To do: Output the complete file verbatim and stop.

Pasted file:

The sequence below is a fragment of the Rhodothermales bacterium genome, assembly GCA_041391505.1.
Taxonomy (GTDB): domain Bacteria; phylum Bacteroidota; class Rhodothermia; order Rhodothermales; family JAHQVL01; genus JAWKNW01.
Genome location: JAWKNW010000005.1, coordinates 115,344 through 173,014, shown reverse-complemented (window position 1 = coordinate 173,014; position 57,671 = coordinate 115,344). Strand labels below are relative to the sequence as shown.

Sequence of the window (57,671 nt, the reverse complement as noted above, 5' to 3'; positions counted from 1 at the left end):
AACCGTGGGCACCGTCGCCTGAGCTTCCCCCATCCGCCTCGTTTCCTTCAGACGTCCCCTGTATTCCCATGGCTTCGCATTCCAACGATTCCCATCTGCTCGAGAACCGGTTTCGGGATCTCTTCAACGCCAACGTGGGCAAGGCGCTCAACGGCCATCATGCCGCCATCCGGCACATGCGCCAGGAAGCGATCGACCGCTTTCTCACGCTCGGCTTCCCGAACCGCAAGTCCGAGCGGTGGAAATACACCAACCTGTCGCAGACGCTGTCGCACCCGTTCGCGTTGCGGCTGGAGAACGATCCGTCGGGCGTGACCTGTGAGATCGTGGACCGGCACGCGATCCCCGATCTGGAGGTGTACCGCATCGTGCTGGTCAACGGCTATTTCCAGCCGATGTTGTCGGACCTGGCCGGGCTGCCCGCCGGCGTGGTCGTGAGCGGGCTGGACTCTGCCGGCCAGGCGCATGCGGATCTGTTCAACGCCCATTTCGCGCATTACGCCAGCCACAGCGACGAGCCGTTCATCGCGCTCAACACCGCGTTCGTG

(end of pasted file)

The sequence below is a fragment of the Rhodothermales bacterium genome, assembly GCA_041391505.1.
Taxonomy (GTDB): domain Bacteria; phylum Bacteroidota; class Rhodothermia; order Rhodothermales; family JAHQVL01; genus JAWKNW01.
Genome location: JAWKNW010000005.1, coordinates 115,344 through 173,014, shown reverse-complemented (window position 1 = coordinate 173,014; position 57,671 = coordinate 115,344). Strand labels below are relative to the sequence as shown.

Sequence of the window (57,671 nt, the reverse complement as noted above, 5' to 3'; positions counted from 1 at the left end):
AACCGTGGGCACCGTCGCCTGAGCTTCCCCCATCCGCCTCGTTTCCTTCAGACGTCCCCTGTATTCCCATGGCTTCGCATTCCAACGATTCCCATCTGCTCGAGAACCGGTTTCGGGATCTCTTCAACGCCAACGTGGGCAAGGCGCTCAACGGCCATCATGCCGCCATCCGGCACATGCGCCAGGAAGCGATCGACCGCTTTCTCACGCTCGGCTTCCCGAACCGCAAGTCCGAGCGGTGGAAATACACCAACCTGTCGCAGACGCTGTCGCACCCGTTCGCGTTGCGGCTGGAGAACGATCCGTCGGGCGTGACCTGTGAGATCGTGGACCGGCACGCGATCCCCGATCTGGAGGTGTACCGCATCGTGCTGGTCAACGGCTATTTCCAGCCGATGTTGTCGGACCTGGCCGGGCTGCCCGCCGGCGTGGTCGTGAGCGGGCTGGACTCTGCCGGCCAGGCGCATGCGGATCTGTTCAACGCCCATTTCGCGCATTACGCCAGCCACAGCGACGAGCCGTTCATCGCGCTCAACACCGCGTTCGTG